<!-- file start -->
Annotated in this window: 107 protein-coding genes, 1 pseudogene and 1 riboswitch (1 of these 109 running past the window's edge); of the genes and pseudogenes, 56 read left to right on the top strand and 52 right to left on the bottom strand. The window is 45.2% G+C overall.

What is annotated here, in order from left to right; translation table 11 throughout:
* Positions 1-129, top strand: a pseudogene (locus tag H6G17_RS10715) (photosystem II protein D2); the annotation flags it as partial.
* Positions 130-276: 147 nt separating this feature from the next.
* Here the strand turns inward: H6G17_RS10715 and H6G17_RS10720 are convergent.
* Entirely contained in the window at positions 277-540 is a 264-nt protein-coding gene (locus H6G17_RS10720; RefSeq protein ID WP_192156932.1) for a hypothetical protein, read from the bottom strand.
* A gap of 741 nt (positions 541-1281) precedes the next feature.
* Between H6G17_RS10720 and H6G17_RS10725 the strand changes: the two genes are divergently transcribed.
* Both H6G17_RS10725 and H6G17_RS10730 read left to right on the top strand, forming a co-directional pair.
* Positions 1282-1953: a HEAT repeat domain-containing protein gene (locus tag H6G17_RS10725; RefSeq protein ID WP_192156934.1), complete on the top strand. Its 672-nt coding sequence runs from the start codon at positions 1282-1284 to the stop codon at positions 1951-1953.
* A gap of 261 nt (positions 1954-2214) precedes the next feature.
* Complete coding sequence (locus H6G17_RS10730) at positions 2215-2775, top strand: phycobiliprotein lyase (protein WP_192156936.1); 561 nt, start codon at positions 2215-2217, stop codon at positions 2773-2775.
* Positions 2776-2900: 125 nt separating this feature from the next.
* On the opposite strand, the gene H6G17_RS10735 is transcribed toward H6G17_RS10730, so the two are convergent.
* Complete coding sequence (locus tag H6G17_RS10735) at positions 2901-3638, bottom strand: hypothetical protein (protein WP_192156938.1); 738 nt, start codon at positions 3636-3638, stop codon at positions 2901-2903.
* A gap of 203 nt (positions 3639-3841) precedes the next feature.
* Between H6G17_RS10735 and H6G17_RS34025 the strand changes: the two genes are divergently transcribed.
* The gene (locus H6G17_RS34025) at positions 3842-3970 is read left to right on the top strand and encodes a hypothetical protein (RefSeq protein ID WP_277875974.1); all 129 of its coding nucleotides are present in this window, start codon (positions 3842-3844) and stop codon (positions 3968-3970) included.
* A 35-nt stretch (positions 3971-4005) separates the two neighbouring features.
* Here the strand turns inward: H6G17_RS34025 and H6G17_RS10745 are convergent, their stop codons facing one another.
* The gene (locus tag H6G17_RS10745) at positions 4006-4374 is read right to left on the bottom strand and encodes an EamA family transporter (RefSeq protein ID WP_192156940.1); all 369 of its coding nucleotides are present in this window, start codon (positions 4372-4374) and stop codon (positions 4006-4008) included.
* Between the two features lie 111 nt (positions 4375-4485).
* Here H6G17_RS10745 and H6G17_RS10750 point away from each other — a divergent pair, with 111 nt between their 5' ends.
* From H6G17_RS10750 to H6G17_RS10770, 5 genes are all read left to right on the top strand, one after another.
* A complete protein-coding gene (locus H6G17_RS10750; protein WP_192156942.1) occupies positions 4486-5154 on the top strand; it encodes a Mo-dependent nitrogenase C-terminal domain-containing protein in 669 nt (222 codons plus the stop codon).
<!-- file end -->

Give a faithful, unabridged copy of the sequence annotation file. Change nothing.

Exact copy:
Annotated in this window: 107 protein-coding genes, 1 pseudogene and 1 riboswitch (1 of these 109 running past the window's edge); of the genes and pseudogenes, 56 read left to right on the top strand and 52 right to left on the bottom strand. The window is 45.2% G+C overall.

What is annotated here, in order from left to right; translation table 11 throughout:
* Positions 1-129, top strand: a pseudogene (locus tag H6G17_RS10715) (photosystem II protein D2); the annotation flags it as partial.
* Positions 130-276: 147 nt separating this feature from the next.
* Here the strand turns inward: H6G17_RS10715 and H6G17_RS10720 are convergent.
* Entirely contained in the window at positions 277-540 is a 264-nt protein-coding gene (locus H6G17_RS10720; RefSeq protein ID WP_192156932.1) for a hypothetical protein, read from the bottom strand.
* A gap of 741 nt (positions 541-1281) precedes the next feature.
* Between H6G17_RS10720 and H6G17_RS10725 the strand changes: the two genes are divergently transcribed.
* Both H6G17_RS10725 and H6G17_RS10730 read left to right on the top strand, forming a co-directional pair.
* Positions 1282-1953: a HEAT repeat domain-containing protein gene (locus tag H6G17_RS10725; RefSeq protein ID WP_192156934.1), complete on the top strand. Its 672-nt coding sequence runs from the start codon at positions 1282-1284 to the stop codon at positions 1951-1953.
* A gap of 261 nt (positions 1954-2214) precedes the next feature.
* Complete coding sequence (locus H6G17_RS10730) at positions 2215-2775, top strand: phycobiliprotein lyase (protein WP_192156936.1); 561 nt, start codon at positions 2215-2217, stop codon at positions 2773-2775.
* Positions 2776-2900: 125 nt separating this feature from the next.
* On the opposite strand, the gene H6G17_RS10735 is transcribed toward H6G17_RS10730, so the two are convergent.
* Complete coding sequence (locus tag H6G17_RS10735) at positions 2901-3638, bottom strand: hypothetical protein (protein WP_192156938.1); 738 nt, start codon at positions 3636-3638, stop codon at positions 2901-2903.
* A gap of 203 nt (positions 3639-3841) precedes the next feature.
* Between H6G17_RS10735 and H6G17_RS34025 the strand changes: the two genes are divergently transcribed.
* The gene (locus H6G17_RS34025) at positions 3842-3970 is read left to right on the top strand and encodes a hypothetical protein (RefSeq protein ID WP_277875974.1); all 129 of its coding nucleotides are present in this window, start codon (positions 3842-3844) and stop codon (positions 3968-3970) included.
* A 35-nt stretch (positions 3971-4005) separates the two neighbouring features.
* Here the strand turns inward: H6G17_RS34025 and H6G17_RS10745 are convergent, their stop codons facing one another.
* The gene (locus tag H6G17_RS10745) at positions 4006-4374 is read right to left on the bottom strand and encodes an EamA family transporter (RefSeq protein ID WP_192156940.1); all 369 of its coding nucleotides are present in this window, start codon (positions 4372-4374) and stop codon (positions 4006-4008) included.
* Between the two features lie 111 nt (positions 4375-4485).
* Here H6G17_RS10745 and H6G17_RS10750 point away from each other — a divergent pair, with 111 nt between their 5' ends.
* From H6G17_RS10750 to H6G17_RS10770, 5 genes are all read left to right on the top strand, one after another.
* A complete protein-coding gene (locus H6G17_RS10750; protein WP_192156942.1) occupies positions 4486-5154 on the top strand; it encodes a Mo-dependent nitrogenase C-terminal domain-containing protein in 669 nt (222 codons plus the stop codon).